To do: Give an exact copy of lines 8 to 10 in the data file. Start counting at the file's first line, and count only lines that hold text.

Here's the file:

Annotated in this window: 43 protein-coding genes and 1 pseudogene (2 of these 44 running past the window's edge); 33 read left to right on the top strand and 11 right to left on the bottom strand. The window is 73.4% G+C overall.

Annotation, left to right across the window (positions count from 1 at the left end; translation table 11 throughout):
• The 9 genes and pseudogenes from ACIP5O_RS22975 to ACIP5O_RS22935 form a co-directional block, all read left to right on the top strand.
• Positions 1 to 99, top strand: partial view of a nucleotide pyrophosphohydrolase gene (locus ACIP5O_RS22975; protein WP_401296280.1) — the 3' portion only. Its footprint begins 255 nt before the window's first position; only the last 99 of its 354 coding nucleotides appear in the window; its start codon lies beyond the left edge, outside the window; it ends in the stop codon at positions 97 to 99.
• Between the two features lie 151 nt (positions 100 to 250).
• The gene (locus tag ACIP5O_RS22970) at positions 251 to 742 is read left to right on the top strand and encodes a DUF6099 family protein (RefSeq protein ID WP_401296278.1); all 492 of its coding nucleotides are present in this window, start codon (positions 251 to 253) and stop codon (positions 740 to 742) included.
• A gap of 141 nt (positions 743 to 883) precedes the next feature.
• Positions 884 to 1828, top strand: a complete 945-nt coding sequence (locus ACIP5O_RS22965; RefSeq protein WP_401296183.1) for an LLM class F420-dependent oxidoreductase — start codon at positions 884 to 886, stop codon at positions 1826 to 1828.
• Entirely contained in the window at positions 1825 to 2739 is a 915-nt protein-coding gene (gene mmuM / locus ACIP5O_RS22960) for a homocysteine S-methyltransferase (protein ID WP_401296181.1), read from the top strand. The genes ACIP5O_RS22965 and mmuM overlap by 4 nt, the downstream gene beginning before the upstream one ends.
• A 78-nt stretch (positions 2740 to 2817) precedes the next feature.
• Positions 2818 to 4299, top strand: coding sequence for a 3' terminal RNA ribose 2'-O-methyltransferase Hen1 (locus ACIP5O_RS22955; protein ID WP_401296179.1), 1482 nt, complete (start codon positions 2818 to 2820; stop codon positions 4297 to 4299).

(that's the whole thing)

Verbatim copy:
• Positions 884 to 1828, top strand: a complete 945-nt coding sequence (locus ACIP5O_RS22965; RefSeq protein WP_401296183.1) for an LLM class F420-dependent oxidoreductase — start codon at positions 884 to 886, stop codon at positions 1826 to 1828.
• Entirely contained in the window at positions 1825 to 2739 is a 915-nt protein-coding gene (gene mmuM / locus ACIP5O_RS22960) for a homocysteine S-methyltransferase (protein ID WP_401296181.1), read from the top strand. The genes ACIP5O_RS22965 and mmuM overlap by 4 nt, the downstream gene beginning before the upstream one ends.
• A 78-nt stretch (positions 2740 to 2817) precedes the next feature.